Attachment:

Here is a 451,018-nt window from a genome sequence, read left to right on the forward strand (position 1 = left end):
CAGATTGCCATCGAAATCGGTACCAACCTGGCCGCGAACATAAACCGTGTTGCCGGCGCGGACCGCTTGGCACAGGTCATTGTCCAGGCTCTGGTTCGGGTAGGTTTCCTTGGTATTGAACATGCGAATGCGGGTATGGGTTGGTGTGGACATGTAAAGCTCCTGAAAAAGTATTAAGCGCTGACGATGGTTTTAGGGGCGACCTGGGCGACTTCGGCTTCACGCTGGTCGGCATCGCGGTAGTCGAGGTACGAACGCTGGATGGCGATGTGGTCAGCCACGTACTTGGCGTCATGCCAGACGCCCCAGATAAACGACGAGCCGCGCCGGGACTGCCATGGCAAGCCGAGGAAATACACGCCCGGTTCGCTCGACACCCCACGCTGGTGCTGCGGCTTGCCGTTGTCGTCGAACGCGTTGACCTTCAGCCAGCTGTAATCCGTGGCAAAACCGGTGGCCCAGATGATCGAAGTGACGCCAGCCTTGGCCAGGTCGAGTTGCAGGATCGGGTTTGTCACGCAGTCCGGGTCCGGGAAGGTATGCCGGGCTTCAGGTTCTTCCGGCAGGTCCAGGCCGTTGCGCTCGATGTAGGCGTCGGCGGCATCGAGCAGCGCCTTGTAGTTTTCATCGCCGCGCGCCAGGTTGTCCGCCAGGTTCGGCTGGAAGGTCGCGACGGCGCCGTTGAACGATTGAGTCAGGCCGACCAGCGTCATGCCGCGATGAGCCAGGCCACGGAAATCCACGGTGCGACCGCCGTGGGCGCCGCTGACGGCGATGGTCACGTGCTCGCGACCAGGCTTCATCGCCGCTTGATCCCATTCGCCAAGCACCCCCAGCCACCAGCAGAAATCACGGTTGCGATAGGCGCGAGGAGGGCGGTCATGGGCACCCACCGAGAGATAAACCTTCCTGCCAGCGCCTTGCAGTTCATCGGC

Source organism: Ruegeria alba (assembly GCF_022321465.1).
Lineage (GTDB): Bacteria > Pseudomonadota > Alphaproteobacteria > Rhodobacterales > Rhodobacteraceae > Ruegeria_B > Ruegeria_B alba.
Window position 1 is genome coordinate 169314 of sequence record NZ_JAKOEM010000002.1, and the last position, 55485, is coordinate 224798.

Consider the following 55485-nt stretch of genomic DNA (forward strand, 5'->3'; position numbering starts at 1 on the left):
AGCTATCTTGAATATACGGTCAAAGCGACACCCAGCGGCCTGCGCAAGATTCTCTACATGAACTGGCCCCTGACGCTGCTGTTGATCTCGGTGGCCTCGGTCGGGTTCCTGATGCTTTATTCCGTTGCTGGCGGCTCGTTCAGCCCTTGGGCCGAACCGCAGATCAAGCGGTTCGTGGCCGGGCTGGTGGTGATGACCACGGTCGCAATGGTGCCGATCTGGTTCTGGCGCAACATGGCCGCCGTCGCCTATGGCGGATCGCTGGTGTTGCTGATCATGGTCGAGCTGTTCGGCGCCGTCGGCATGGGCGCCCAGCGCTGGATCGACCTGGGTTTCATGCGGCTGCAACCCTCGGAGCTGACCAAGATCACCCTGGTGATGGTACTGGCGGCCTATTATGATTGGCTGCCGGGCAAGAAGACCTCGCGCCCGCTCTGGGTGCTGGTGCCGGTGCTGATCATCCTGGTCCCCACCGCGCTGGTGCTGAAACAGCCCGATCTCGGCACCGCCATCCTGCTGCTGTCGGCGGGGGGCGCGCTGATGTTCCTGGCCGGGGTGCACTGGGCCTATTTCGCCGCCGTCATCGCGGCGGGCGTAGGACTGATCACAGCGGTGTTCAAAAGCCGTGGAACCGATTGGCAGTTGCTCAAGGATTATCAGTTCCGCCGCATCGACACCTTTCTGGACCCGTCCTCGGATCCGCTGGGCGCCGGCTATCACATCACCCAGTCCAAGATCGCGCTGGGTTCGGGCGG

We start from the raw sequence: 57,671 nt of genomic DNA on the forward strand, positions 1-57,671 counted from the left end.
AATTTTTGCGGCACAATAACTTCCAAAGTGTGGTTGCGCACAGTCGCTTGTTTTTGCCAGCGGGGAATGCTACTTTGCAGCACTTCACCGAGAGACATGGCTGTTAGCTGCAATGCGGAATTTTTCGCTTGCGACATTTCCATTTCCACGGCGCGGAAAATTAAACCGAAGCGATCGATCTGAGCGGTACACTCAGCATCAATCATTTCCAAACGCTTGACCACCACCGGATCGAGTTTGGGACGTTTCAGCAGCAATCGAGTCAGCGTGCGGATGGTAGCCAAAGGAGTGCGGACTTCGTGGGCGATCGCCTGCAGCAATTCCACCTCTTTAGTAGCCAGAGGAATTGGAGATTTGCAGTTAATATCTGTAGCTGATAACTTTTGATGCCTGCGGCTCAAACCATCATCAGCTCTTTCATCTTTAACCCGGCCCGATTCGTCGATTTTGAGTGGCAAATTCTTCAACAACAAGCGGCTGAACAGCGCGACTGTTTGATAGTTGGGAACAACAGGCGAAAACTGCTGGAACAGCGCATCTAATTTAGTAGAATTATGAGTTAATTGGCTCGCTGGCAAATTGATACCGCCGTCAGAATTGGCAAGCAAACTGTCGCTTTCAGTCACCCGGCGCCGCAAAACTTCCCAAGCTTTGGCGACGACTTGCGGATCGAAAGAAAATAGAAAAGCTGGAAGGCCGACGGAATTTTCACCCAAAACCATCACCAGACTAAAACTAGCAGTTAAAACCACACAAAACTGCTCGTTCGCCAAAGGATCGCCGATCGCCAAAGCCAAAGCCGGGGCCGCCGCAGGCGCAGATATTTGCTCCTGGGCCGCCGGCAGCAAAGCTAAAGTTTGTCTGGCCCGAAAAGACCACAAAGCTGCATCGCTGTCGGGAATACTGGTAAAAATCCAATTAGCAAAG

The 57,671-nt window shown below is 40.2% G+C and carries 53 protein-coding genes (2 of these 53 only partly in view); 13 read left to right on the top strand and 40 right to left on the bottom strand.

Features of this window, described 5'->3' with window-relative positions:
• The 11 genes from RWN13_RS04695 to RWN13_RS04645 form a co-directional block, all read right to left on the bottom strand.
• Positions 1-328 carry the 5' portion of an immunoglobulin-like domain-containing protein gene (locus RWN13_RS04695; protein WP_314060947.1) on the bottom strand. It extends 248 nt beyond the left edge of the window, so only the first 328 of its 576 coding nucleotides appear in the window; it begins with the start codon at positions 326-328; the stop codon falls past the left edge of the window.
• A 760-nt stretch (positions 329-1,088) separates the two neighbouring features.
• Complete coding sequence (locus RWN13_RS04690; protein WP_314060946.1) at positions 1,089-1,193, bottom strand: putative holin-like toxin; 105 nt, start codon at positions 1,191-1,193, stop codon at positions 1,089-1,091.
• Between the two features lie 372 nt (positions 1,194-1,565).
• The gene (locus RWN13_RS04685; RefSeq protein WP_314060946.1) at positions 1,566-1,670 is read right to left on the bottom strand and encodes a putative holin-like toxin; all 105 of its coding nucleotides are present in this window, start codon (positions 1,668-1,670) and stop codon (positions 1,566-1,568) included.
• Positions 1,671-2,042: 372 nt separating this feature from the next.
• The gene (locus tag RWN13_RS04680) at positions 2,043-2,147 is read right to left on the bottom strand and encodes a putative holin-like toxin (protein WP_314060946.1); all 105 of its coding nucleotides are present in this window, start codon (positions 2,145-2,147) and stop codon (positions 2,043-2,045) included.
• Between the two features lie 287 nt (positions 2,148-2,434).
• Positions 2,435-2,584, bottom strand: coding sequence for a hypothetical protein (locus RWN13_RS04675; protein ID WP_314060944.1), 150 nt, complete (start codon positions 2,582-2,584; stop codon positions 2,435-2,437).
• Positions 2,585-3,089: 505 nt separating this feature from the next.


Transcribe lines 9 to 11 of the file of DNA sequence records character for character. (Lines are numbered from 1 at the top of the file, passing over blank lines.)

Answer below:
AATTTTTGCGGCACAATAACTTCCAAAGTGTGGTTGCGCACAGTCGCTTGTTTTTGCCAGCGGGGAATGCTACTTTGCAGCACTTCACCGAGAGACATGGCTGTTAGCTGCAATGCGGAATTTTTCGCTTGCGACATTTCCATTTCCACGGCGCGGAAAATTAAACCGAAGCGATCGATCTGAGCGGTACACTCAGCATCAATCATTTCCAAACGCTTGACCACCACCGGATCGAGTTTGGGACGTTTCAGCAGCAATCGAGTCAGCGTGCGGATGGTAGCCAAAGGAGTGCGGACTTCGTGGGCGATCGCCTGCAGCAATTCCACCTCTTTAGTAGCCAGAGGAATTGGAGATTTGCAGTTAATATCTGTAGCTGATAACTTTTGATGCCTGCGGCTCAAACCATCATCAGCTCTTTCATCTTTAACCCGGCCCGATTCGTCGATTTTGAGTGGCAAATTCTTCAACAACAAGCGGCTGAACAGCGCGACTGTTTGATAGTTGGGAACAACAGGCGAAAACTGCTGGAACAGCGCATCTAATTTAGTAGAATTATGAGTTAATTGGCTCGCTGGCAAATTGATACCGCCGTCAGAATTGGCAAGCAAACTGTCGCTTTCAGTCACCCGGCGCCGCAAAACTTCCCAAGCTTTGGCGACGACTTGCGGATCGAAAGAAAATAGAAAAGCTGGAAGGCCGACGGAATTTTCACCCAAAACCATCACCAGACTAAAACTAGCAGTTAAAACCACACAAAACTGCTCGTTCGCCAAAGGATCGCCGATCGCCAAAGCCAAAGCCGGGGCCGCCGCAGGCGCAGATATTTGCTCCTGGGCCGCCGGCAGCAAAGCTAAAGTTTGTCTGGCCCGAAAAGACCACAAAGCTGCATCGCTGTCGGGAATACTGGTAAAAATCCAATTAGCAAAG

The 57,671-nt window shown below is 40.2% G+C and carries 53 protein-coding genes (2 of these 53 only partly in view); 13 read left to right on the top strand and 40 right to left on the bottom strand.

Features of this window, described 5'->3' with window-relative positions: